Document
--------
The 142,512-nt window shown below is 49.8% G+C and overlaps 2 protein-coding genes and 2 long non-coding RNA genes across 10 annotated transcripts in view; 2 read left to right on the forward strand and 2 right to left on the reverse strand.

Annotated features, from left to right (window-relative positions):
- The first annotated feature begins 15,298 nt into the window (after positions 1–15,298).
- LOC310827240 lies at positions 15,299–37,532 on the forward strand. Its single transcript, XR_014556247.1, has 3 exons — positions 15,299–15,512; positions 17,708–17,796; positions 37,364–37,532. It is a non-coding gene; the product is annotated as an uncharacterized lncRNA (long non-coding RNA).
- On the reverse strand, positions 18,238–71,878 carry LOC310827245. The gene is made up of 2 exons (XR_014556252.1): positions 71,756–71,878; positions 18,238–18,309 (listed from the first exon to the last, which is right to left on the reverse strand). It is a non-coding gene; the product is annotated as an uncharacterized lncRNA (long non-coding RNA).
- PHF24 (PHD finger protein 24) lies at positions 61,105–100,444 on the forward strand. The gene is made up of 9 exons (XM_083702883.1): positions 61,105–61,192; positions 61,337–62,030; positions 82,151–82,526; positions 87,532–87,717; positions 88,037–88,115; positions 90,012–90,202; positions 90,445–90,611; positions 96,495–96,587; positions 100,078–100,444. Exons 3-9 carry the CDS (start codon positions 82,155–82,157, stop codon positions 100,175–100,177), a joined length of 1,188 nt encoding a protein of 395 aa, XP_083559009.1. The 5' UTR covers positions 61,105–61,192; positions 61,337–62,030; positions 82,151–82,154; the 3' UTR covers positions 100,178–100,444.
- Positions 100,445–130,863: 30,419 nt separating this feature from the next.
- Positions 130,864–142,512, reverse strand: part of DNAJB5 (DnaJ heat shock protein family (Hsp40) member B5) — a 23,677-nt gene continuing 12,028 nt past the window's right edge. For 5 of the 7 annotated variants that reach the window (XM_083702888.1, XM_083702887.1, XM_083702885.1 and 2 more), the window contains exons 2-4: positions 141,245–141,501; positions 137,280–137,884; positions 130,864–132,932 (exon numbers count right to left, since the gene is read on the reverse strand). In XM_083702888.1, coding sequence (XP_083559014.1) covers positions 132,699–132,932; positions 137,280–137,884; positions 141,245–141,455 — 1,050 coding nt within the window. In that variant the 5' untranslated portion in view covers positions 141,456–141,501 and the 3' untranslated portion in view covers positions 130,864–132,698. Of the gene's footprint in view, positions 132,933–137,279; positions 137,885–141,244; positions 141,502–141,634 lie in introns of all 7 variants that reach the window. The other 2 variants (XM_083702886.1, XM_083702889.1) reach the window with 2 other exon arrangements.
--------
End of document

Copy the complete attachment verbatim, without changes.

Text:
The 142,512-nt window shown below is 49.8% G+C and overlaps 2 protein-coding genes and 2 long non-coding RNA genes across 10 annotated transcripts in view; 2 read left to right on the forward strand and 2 right to left on the reverse strand.

Annotated features, from left to right (window-relative positions):
- The first annotated feature begins 15,298 nt into the window (after positions 1–15,298).
- LOC310827240 lies at positions 15,299–37,532 on the forward strand. Its single transcript, XR_014556247.1, has 3 exons — positions 15,299–15,512; positions 17,708–17,796; positions 37,364–37,532. It is a non-coding gene; the product is annotated as an uncharacterized lncRNA (long non-coding RNA).
- On the reverse strand, positions 18,238–71,878 carry LOC310827245. The gene is made up of 2 exons (XR_014556252.1): positions 71,756–71,878; positions 18,238–18,309 (listed from the first exon to the last, which is right to left on the reverse strand). It is a non-coding gene; the product is annotated as an uncharacterized lncRNA (long non-coding RNA).
- PHF24 (PHD finger protein 24) lies at positions 61,105–100,444 on the forward strand. The gene is made up of 9 exons (XM_083702883.1): positions 61,105–61,192; positions 61,337–62,030; positions 82,151–82,526; positions 87,532–87,717; positions 88,037–88,115; positions 90,012–90,202; positions 90,445–90,611; positions 96,495–96,587; positions 100,078–100,444. Exons 3-9 carry the CDS (start codon positions 82,155–82,157, stop codon positions 100,175–100,177), a joined length of 1,188 nt encoding a protein of 395 aa, XP_083559009.1. The 5' UTR covers positions 61,105–61,192; positions 61,337–62,030; positions 82,151–82,154; the 3' UTR covers positions 100,178–100,444.
- Positions 100,445–130,863: 30,419 nt separating this feature from the next.
- Positions 130,864–142,512, reverse strand: part of DNAJB5 (DnaJ heat shock protein family (Hsp40) member B5) — a 23,677-nt gene continuing 12,028 nt past the window's right edge. For 5 of the 7 annotated variants that reach the window (XM_083702888.1, XM_083702887.1, XM_083702885.1 and 2 more), the window contains exons 2-4: positions 141,245–141,501; positions 137,280–137,884; positions 130,864–132,932 (exon numbers count right to left, since the gene is read on the reverse strand). In XM_083702888.1, coding sequence (XP_083559014.1) covers positions 132,699–132,932; positions 137,280–137,884; positions 141,245–141,455 — 1,050 coding nt within the window. In that variant the 5' untranslated portion in view covers positions 141,456–141,501 and the 3' untranslated portion in view covers positions 130,864–132,698. Of the gene's footprint in view, positions 132,933–137,279; positions 137,885–141,244; positions 141,502–141,634 lie in introns of all 7 variants that reach the window. The other 2 variants (XM_083702886.1, XM_083702889.1) reach the window with 2 other exon arrangements.